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How to Choose a Translation for All Its Worth: A Guide to Understanding and Using Bible Versions

1 rating: 5.0
A book by Gordon D. Fee

With so many Bible translations available today, how can you find those that will be most useful to you? What is the difference between a translation that calls itself "literal" and one that is more "meaning-based"? And what difference does it make for … see full wiki

Tags: Book
Author: Gordon D. Fee
Genre: Religion & Spirituality
Publisher: Zondervan
1 review about How to Choose a Translation for All Its...

In Defense of Functional Equivalence

  • Mar 21, 2008
Which Bible translation do you use?

In the early years of the Twentieth Century, the answer to that question was simple and obvious: the King James Version. In the middle of the Twentieth Century, however, readers had two major choices: the KJV and the Revised Standard Version. By the early 1970s; they had four: KJV, RSV, the New American Standard Bible, and the New International Version--not to mention Kenneth Taylor's Living Bible paraphrase. Now we have such a proliferation of Bible translations that choosing just one is a real chore.

In How to Choose a Translation for All Its Worth, Gordon Fee and Mark Strauss give us "a guide to understanding and using Bible versions," as the subtitle puts it. Fee is a world-renowned New Testament scholar and Assemblies of God minister. With Douglas Stuart he authored How to Read the Bible for All Its Worth (now in its third edition) and How to Read the Bible Book by Book. Strauss is professor of New Testament at Bethel Seminary in San Diego, California. Both are members of the Committee for Bible Translation that produced Today's New International Version.

Let me explain why I am personally interested in this issue. For some time, I have struggled with which translation to use. I grew up with the NIV, but it has a number of features that bug me. One is its persistent translation of Paul's concrete language with abstractions. "Flesh" becomes "sinful nature" in Galatians. "Walk" becomes "live" in Ephesians. The meaning of "flesh" in Galatians is "sinful nature," just as the meaning of "walk" is "live" in Ephesians, but I prefer the concrete metaphor over the abstraction.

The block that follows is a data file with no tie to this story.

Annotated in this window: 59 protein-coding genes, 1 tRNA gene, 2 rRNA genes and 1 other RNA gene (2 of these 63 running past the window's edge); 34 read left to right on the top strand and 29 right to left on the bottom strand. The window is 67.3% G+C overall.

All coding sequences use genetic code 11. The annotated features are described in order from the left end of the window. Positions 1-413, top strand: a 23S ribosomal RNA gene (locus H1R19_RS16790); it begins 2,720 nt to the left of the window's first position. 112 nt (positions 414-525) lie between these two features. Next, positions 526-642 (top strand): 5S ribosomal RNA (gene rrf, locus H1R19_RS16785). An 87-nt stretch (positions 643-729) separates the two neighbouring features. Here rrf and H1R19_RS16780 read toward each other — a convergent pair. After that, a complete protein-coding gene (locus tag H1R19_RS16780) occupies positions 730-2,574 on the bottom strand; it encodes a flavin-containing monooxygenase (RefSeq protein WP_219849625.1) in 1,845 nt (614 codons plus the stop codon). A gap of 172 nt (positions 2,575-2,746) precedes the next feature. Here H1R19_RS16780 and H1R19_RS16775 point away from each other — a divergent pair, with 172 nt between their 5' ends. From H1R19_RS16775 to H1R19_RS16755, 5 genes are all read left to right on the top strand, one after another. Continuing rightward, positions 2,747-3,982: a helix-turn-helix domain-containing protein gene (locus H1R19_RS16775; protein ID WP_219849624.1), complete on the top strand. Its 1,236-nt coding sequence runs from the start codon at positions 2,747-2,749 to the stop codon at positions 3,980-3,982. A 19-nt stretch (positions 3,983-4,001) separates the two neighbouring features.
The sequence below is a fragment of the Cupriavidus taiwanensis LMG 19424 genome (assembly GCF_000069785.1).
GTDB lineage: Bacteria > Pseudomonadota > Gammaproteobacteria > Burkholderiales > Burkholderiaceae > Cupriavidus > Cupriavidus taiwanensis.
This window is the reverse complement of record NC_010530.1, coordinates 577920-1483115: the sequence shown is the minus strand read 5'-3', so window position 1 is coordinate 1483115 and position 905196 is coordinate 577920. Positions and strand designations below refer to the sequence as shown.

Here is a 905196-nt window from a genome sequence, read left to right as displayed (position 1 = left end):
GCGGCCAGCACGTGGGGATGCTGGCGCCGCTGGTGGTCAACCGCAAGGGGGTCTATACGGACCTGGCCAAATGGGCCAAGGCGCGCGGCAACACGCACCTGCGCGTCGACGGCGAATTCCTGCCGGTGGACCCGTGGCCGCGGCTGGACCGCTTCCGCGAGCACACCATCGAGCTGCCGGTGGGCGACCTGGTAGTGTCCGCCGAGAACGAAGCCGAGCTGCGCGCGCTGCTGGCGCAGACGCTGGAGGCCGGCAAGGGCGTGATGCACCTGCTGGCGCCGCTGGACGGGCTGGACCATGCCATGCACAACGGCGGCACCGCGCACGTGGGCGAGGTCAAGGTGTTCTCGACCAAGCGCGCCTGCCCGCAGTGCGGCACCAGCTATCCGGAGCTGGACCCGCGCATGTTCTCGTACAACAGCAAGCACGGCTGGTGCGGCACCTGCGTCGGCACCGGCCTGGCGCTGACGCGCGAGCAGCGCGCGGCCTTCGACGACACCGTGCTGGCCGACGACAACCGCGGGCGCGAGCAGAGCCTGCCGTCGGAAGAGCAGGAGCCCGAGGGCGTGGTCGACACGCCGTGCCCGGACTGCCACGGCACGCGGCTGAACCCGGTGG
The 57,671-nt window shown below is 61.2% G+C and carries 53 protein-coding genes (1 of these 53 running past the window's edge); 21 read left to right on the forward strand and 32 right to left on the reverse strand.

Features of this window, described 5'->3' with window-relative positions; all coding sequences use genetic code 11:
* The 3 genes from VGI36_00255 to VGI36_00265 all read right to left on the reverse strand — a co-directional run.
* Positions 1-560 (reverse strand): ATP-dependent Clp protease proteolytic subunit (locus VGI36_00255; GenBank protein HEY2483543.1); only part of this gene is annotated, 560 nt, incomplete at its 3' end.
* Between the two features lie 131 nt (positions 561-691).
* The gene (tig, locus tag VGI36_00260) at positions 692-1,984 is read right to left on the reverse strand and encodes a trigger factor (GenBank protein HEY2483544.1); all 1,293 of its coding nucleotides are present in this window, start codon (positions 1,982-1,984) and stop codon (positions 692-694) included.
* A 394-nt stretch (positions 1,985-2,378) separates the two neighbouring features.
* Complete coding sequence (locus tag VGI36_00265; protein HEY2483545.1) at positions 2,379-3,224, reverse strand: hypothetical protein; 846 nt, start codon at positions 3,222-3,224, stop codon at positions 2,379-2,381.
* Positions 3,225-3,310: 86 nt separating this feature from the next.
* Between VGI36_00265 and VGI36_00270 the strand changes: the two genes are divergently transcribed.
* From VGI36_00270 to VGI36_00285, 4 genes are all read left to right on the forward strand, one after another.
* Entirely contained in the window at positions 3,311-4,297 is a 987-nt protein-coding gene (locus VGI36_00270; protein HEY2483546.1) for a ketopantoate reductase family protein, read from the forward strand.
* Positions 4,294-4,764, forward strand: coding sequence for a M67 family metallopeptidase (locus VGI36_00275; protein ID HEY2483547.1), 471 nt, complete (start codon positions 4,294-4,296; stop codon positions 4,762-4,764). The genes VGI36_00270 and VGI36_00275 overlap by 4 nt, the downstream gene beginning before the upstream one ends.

Recently, the English Standard Version (basically, a conservative update of the RSV) has been gaining ground among evangelicals. (The preaching team of James River Assembly of God uses it, for example, as does John Piper.) Leland Ryken, my college English professor, has written an extended explanation and defense of the translation theory underlying the ESV in his book, The Word of God in English. For a time, I found his reasoning persuasive. But the ESV doesn't live up to the hype, in my opinion. It retains the concrete images in Galatians and Ephesians, but sometimes it uses clunky syntax and archaic vocabulary. (Instead of "rainbow" in Genesis 9, for example, it uses "bow.")

The TNIV and NRSV follow the translation philosophies of the NIV and ESV, respectively, but with one crucial difference. They are "gender inclusive," "gender neutral," or "gender accurate." So, instead of translating Psalm 1 as "Blessed is the man...," for example, they translate it, "Blessed are they..." Similarly, the New Testament vocative, "brothers" becomes "brothers and sisters." And "man" becomes "human beings" or "mortals." This is either political correctness run amok or accurate translation, depending on your translation philosophy.